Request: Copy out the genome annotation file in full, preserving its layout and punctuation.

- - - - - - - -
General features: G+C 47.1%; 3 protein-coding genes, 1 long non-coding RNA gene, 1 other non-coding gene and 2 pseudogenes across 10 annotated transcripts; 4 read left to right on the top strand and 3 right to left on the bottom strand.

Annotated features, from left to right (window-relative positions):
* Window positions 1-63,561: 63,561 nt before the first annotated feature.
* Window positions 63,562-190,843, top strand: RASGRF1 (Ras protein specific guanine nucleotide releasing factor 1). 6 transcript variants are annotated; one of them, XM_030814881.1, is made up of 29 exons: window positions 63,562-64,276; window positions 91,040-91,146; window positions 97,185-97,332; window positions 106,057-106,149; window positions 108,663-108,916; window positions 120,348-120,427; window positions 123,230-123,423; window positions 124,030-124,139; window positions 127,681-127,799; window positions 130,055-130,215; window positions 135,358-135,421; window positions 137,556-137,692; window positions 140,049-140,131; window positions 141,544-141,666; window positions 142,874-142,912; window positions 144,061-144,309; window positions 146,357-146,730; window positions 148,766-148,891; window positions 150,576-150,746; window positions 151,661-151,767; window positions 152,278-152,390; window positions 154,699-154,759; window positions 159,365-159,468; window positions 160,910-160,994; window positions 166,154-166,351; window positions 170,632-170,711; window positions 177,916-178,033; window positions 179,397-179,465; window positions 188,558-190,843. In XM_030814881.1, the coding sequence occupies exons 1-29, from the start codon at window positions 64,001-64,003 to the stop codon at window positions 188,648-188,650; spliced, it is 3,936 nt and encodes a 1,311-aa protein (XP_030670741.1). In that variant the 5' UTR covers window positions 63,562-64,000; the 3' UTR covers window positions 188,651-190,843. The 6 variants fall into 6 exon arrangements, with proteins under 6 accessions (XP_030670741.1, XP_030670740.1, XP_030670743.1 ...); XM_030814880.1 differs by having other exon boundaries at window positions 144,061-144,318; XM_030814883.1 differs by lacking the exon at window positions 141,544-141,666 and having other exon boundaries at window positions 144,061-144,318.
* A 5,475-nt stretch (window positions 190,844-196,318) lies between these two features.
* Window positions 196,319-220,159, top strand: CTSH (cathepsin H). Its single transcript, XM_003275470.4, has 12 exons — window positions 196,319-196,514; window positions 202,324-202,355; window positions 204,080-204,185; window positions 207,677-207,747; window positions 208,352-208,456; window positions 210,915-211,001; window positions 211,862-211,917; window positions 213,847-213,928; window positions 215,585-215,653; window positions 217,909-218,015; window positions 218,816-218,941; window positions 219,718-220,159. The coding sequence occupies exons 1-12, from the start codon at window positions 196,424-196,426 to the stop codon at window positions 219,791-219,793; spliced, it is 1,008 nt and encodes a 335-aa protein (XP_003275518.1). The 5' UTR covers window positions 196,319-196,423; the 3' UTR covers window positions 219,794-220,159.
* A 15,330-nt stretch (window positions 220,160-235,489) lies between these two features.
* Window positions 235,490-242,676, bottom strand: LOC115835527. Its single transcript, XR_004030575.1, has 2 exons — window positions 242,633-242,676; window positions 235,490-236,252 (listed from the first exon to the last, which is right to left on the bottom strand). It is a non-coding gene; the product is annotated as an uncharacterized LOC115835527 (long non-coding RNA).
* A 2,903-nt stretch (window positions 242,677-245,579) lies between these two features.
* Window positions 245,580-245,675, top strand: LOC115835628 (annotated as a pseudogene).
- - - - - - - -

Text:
General features: G+C 47.1%; 3 protein-coding genes, 1 long non-coding RNA gene, 1 other non-coding gene and 2 pseudogenes across 10 annotated transcripts; 4 read left to right on the top strand and 3 right to left on the bottom strand.

Annotated features, from left to right (window-relative positions):
* Window positions 1-63,561: 63,561 nt before the first annotated feature.
* Window positions 63,562-190,843, top strand: RASGRF1 (Ras protein specific guanine nucleotide releasing factor 1). 6 transcript variants are annotated; one of them, XM_030814881.1, is made up of 29 exons: window positions 63,562-64,276; window positions 91,040-91,146; window positions 97,185-97,332; window positions 106,057-106,149; window positions 108,663-108,916; window positions 120,348-120,427; window positions 123,230-123,423; window positions 124,030-124,139; window positions 127,681-127,799; window positions 130,055-130,215; window positions 135,358-135,421; window positions 137,556-137,692; window positions 140,049-140,131; window positions 141,544-141,666; window positions 142,874-142,912; window positions 144,061-144,309; window positions 146,357-146,730; window positions 148,766-148,891; window positions 150,576-150,746; window positions 151,661-151,767; window positions 152,278-152,390; window positions 154,699-154,759; window positions 159,365-159,468; window positions 160,910-160,994; window positions 166,154-166,351; window positions 170,632-170,711; window positions 177,916-178,033; window positions 179,397-179,465; window positions 188,558-190,843. In XM_030814881.1, the coding sequence occupies exons 1-29, from the start codon at window positions 64,001-64,003 to the stop codon at window positions 188,648-188,650; spliced, it is 3,936 nt and encodes a 1,311-aa protein (XP_030670741.1). In that variant the 5' UTR covers window positions 63,562-64,000; the 3' UTR covers window positions 188,651-190,843. The 6 variants fall into 6 exon arrangements, with proteins under 6 accessions (XP_030670741.1, XP_030670740.1, XP_030670743.1 ...); XM_030814880.1 differs by having other exon boundaries at window positions 144,061-144,318; XM_030814883.1 differs by lacking the exon at window positions 141,544-141,666 and having other exon boundaries at window positions 144,061-144,318.
* A 5,475-nt stretch (window positions 190,844-196,318) lies between these two features.
* Window positions 196,319-220,159, top strand: CTSH (cathepsin H). Its single transcript, XM_003275470.4, has 12 exons — window positions 196,319-196,514; window positions 202,324-202,355; window positions 204,080-204,185; window positions 207,677-207,747; window positions 208,352-208,456; window positions 210,915-211,001; window positions 211,862-211,917; window positions 213,847-213,928; window positions 215,585-215,653; window positions 217,909-218,015; window positions 218,816-218,941; window positions 219,718-220,159. The coding sequence occupies exons 1-12, from the start codon at window positions 196,424-196,426 to the stop codon at window positions 219,791-219,793; spliced, it is 1,008 nt and encodes a 335-aa protein (XP_003275518.1). The 5' UTR covers window positions 196,319-196,423; the 3' UTR covers window positions 219,794-220,159.
* A 15,330-nt stretch (window positions 220,160-235,489) lies between these two features.
* Window positions 235,490-242,676, bottom strand: LOC115835527. Its single transcript, XR_004030575.1, has 2 exons — window positions 242,633-242,676; window positions 235,490-236,252 (listed from the first exon to the last, which is right to left on the bottom strand). It is a non-coding gene; the product is annotated as an uncharacterized LOC115835527 (long non-coding RNA).
* A 2,903-nt stretch (window positions 242,677-245,579) lies between these two features.
* Window positions 245,580-245,675, top strand: LOC115835628 (annotated as a pseudogene).